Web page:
Detached houses make comeback as developers shift away from flats

We have failed to build the number of new homes we need to keep up with our population

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The detached family home – a traditional symbol of middle-class suburban domesticity – is enjoying a return to favour, according to official housebuilding figures.

After years of developers focusing on cramped flats and apartments, creating a glut of unfilled high-density schemes in provincial cities, builders are again catering for families with children.

But while the number of private detached homes being built in England has risen by  nearly a quarter to 38,118 between 2013 and 2014, the number of the number of new affordable homes is falling.

Private sector property increased by 13 per cent since 2013, while public sector development in social housing dropped by 4 per cent, with only 34,771 new homes registered compared to 36,271 in 2013. In total, 133,670 new homes were registered with the National House Building Council (NHBC), an increase of 9 per cent on registrations made 2013 but still well below the 200,000 a year required to meet housing demand.

NHBC chief executive Mike Quinton said: “It looks like the detached home is making a comeback with our figures showing that housebuilders are building the highest number of detached properties for a decade, with semis also performing well.

“Following an oversupply of flats outside London over the last decade, the growth in detached homes is restoring balance to the country’s housing stock to meet the diverse needs of the UK population.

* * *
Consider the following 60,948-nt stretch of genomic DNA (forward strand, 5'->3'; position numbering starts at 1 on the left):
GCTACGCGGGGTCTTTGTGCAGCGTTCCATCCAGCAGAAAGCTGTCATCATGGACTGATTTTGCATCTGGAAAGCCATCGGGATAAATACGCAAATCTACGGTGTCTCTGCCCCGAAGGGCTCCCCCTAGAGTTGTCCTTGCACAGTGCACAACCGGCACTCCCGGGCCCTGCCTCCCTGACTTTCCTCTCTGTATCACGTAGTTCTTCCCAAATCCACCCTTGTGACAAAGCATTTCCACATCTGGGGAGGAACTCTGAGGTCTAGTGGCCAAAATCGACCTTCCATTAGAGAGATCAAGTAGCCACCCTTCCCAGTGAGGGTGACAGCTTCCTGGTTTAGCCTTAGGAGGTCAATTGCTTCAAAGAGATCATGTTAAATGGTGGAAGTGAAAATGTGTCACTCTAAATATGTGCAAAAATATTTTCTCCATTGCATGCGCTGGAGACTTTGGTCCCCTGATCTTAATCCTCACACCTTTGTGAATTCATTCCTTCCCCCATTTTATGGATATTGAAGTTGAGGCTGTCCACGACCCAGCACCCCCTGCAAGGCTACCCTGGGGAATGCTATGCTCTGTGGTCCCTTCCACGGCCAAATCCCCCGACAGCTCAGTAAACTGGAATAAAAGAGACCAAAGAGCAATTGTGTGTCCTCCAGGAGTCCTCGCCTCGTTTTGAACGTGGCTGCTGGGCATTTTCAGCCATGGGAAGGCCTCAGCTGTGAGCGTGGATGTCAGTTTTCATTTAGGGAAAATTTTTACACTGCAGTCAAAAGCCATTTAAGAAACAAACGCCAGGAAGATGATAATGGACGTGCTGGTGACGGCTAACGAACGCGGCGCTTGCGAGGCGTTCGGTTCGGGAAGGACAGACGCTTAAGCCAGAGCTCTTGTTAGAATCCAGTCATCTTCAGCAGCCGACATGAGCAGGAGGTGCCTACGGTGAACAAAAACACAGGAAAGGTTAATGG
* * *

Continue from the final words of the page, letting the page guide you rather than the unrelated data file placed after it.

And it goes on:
The figures come as a survey carried out by Ipsos Mori on behalf of the Chartered Institute of Housing (CIH) found three quarters of people agree there is a housing crisis in Britain. In London, the proportion rose to 76 per cent. Among renters, 81 per cent thought there was a crisis.

A separate survey of MPs found that 68 per cent agree that building affordable housing was a priority for government. The majority accept they must act, with the vast majority (86 per cent) disagreeing with the statement, ‘There isn’t much that British governments can do to deal with Britain’s housing problems’.

The CIH is calling on all political parties to commit to ending the housing crisis “within a generation” by rapidly increasing the number of new affordable homes

“We have failed to build the number of new homes we need to keep up with our growing population for too long. The result is a housing crisis that is being felt by millions of people all over Britain,” said chief executive Grainia Long. “As we approach the general election, our challenge to all the parties is to show us how they could help to resolve it. We know that the government has the power to make a huge difference – by setting a national house building target, for example.”

The NHBC put the drop in public-sector development down to changes to the funding programme, which now requires housing associations to go through two stages to qualify for government support for new homes. The rate of public-sector building is expected to pick up in 2015, and the government has redesigned its funding scheme to encourage the development of smaller properties to help house social tenants hit by the bedroom tax.

David Orr, the chief executive of the National Housing Federation, said that meeting housing requirements would need a long-term government plan, “not just tinkering around the edges”.